Mars' thin atmosphere -- and lack of magnetic field -- lets many charged and neutral particles through.
Curiosity rover's Radiation Assessment Detector (RAD) instrument will check to see if astronauts could work there.
Credit: Southwest Research Institute.
Why the surprise? So far, it was expected that Mars, having a very thin atmosphere and no magnetosphere, would represent a rather harsh environment when it comes to cosmic radiation.
On Earth, the atmosphere and magnetosphere work as a powerful shield protecting terrestrial life. With the Martian atmosphere being only 1 % of the terrestrial one, it seems there was reason to be concerned.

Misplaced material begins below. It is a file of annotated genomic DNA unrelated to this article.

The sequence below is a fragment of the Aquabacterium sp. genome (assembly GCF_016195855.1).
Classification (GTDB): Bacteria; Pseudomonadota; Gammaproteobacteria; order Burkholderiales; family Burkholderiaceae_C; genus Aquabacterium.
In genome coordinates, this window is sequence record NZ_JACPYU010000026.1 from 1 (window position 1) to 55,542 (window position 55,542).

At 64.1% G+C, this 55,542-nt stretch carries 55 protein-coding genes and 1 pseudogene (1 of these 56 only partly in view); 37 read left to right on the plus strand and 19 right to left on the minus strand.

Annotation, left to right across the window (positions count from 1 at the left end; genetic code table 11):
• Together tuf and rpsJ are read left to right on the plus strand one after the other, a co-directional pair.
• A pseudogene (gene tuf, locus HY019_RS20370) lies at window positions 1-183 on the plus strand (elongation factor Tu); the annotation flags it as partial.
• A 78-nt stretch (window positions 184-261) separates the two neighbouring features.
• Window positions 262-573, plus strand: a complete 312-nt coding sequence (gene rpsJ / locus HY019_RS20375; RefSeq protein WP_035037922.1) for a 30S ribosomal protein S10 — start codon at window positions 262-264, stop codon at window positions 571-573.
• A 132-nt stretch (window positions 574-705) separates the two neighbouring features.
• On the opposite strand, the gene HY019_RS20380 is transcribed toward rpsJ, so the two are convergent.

These presumed high radiation levels would pose a significant threat to potential future astronauts travelling to Mars.
Moreover, they might be able to prevent the existence of any sort of Earth-like lifeforms on the planet.
Hassler was reluctant to reveal further details as he believes additional verification of the data needs to be carried out.
As the first radiation measurements ever carried out on the surface of another celestial body suggest, the radiation levels Curiosity detected on Mars are about the same as those experienced by crews aboard the International Space Station.